George Herbert

1593-1633

 

George Herbert is buried in St Andrew's Church, Bemerton, Wiltshire (now a suburb of Salisbury), England.
 



Bemerton Church

He died of consumption at the age of 40 and was buried in front of the altar.

When his two patrons the Duke of Richmond and the Marquess of Hamilton died, Herbert knew that he was not destined for a life in politics and subsequently resigned his parliamentary seat and took holy orders as the Rector of Bemerton.

In 1629 Herbert rebuilt the little Church of St Andrew at his own expense.  It was during his time at Bemerton (1630-1632) that he wrote all the poetry in The Temple. On his deathbed Herbert arranged for the manuscript to be sent to his friend Nicholas Ferrar with the instruction to either burn it or publish it, as he felt fit. Fortunately, Ferrar opted for the latter.

The Temple was published posthumously to popular acclaim.

Herbert's poetry is among the finest religious verse in the English language. Centring on the Eucharist, it deals with the struggles of a man endeavouring to give himself up to God.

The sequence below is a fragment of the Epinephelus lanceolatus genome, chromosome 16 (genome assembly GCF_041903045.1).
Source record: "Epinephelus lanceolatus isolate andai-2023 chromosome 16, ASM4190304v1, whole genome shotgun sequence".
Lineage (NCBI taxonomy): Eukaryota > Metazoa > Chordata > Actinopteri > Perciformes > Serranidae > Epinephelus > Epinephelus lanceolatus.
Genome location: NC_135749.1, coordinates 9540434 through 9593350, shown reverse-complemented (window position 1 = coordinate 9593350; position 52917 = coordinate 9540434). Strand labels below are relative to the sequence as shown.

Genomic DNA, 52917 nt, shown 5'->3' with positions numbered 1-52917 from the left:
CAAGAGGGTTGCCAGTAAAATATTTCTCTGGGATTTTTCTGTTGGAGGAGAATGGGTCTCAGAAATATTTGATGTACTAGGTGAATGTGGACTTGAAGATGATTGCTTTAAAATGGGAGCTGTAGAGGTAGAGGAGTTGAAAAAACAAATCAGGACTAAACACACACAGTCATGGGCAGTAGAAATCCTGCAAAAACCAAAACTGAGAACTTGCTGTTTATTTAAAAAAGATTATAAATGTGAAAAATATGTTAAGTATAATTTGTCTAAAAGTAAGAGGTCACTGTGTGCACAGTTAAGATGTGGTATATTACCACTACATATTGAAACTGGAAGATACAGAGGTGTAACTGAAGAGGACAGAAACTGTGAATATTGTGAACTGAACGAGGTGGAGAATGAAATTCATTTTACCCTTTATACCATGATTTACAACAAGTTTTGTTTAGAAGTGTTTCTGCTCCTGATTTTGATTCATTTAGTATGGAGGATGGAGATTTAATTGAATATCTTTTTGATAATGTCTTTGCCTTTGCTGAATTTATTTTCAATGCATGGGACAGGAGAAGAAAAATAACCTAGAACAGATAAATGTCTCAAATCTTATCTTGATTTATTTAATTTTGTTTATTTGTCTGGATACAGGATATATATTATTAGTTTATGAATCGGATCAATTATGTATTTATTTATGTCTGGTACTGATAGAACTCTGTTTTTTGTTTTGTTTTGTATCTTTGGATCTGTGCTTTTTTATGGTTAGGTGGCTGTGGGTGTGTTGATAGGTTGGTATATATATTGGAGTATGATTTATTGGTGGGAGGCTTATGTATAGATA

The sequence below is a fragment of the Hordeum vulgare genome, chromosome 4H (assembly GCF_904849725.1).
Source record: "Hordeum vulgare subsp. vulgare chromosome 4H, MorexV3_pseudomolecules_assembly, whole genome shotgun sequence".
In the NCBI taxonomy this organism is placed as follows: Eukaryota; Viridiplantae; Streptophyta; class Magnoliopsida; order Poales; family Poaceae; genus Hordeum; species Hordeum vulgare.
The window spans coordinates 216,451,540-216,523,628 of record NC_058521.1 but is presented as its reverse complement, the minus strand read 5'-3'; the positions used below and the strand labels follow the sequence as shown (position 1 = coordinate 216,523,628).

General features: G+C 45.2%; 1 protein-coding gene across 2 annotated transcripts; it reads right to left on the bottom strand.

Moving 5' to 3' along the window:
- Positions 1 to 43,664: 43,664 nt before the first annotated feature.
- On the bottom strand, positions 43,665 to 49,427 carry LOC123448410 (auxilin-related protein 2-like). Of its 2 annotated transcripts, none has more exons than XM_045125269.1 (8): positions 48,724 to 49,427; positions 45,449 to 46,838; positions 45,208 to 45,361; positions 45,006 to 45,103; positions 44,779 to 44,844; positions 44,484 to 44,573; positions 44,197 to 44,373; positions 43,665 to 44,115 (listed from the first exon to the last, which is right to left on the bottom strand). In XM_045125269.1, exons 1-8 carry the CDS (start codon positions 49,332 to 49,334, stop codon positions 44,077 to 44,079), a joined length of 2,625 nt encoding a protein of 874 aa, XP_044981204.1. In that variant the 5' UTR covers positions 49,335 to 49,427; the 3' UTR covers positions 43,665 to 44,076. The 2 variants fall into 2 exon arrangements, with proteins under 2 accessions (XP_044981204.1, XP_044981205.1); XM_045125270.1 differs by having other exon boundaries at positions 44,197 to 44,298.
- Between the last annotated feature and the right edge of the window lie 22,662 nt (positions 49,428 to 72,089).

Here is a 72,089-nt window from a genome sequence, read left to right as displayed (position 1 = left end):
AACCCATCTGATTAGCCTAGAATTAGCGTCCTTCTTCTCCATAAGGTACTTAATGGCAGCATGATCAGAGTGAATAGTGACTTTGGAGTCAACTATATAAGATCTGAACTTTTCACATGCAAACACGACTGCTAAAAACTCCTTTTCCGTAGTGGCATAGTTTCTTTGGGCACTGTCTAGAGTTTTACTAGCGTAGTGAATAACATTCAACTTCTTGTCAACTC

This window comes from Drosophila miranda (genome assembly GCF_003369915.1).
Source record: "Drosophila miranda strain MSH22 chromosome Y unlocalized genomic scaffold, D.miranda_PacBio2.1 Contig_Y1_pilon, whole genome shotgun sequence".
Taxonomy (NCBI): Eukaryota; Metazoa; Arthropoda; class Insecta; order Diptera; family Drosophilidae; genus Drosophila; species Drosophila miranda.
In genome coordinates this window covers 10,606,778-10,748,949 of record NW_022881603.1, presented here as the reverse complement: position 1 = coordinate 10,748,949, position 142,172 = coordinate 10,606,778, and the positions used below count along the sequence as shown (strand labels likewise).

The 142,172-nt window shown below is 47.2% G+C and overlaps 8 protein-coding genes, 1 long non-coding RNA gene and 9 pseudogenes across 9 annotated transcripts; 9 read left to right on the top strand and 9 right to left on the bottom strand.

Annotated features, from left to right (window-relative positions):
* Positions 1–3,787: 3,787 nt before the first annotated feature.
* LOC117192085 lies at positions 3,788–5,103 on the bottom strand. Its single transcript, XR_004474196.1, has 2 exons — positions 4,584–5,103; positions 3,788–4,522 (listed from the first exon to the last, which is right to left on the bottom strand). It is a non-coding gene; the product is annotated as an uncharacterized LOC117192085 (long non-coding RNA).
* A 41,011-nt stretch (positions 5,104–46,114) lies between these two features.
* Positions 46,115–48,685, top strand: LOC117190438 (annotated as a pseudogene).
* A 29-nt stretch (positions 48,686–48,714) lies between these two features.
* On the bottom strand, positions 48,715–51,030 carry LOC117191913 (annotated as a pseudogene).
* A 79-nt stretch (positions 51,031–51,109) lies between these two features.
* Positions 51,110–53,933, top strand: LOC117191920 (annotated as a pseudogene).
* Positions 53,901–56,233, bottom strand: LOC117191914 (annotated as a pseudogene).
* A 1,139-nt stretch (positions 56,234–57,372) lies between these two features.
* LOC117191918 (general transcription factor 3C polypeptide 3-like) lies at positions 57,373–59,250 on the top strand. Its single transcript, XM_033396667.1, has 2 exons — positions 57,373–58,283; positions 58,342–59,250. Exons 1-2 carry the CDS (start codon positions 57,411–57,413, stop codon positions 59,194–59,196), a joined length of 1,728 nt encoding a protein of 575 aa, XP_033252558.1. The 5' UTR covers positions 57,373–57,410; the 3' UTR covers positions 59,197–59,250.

Herbert was also an early exponent of concrete poetry with poems such as The Altar and Easter-Wings.

William Cowper found great solace in these poems during his periods of depression. They were also read by Charles I whilst in prison.

Love bade me welcome; yet my soul drew back,
                                   Guilty of dust and sin.
But quick-eyed Love, observing me grow slack
                                 From my first entrance in,
Drew nearer to me, sweetly questioning,
                                If I lacked anything.

From Love (complete poem)

Read more of Herbert's poetry

 

 


 

 

 
 
 
 

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